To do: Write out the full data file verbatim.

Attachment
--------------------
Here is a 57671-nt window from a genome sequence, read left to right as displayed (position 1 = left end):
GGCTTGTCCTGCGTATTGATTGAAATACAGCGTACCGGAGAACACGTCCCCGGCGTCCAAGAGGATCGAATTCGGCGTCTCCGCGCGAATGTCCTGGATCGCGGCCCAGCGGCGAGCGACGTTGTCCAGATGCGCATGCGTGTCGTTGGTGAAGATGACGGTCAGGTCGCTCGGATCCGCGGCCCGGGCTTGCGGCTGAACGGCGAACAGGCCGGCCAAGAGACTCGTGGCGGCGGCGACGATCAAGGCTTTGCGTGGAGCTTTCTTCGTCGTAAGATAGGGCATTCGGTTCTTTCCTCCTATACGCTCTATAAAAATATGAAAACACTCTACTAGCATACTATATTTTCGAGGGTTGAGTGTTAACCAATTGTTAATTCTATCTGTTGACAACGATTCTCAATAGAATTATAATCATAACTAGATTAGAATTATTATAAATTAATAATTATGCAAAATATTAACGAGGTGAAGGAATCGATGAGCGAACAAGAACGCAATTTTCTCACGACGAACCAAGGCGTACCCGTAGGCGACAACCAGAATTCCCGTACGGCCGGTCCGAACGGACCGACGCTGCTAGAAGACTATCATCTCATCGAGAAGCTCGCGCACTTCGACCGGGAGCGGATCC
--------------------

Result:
Here is a 57671-nt window from a genome sequence, read left to right as displayed (position 1 = left end):
GGCTTGTCCTGCGTATTGATTGAAATACAGCGTACCGGAGAACACGTCCCCGGCGTCCAAGAGGATCGAATTCGGCGTCTCCGCGCGAATGTCCTGGATCGCGGCCCAGCGGCGAGCGACGTTGTCCAGATGCGCATGCGTGTCGTTGGTGAAGATGACGGTCAGGTCGCTCGGATCCGCGGCCCGGGCTTGCGGCTGAACGGCGAACAGGCCGGCCAAGAGACTCGTGGCGGCGGCGACGATCAAGGCTTTGCGTGGAGCTTTCTTCGTCGTAAGATAGGGCATTCGGTTCTTTCCTCCTATACGCTCTATAAAAATATGAAAACACTCTACTAGCATACTATATTTTCGAGGGTTGAGTGTTAACCAATTGTTAATTCTATCTGTTGACAACGATTCTCAATAGAATTATAATCATAACTAGATTAGAATTATTATAAATTAATAATTATGCAAAATATTAACGAGGTGAAGGAATCGATGAGCGAACAAGAACGCAATTTTCTCACGACGAACCAAGGCGTACCCGTAGGCGACAACCAGAATTCCCGTACGGCCGGTCCGAACGGACCGACGCTGCTAGAAGACTATCATCTCATCGAGAAGCTCGCGCACTTCGACCGGGAGCGGATCC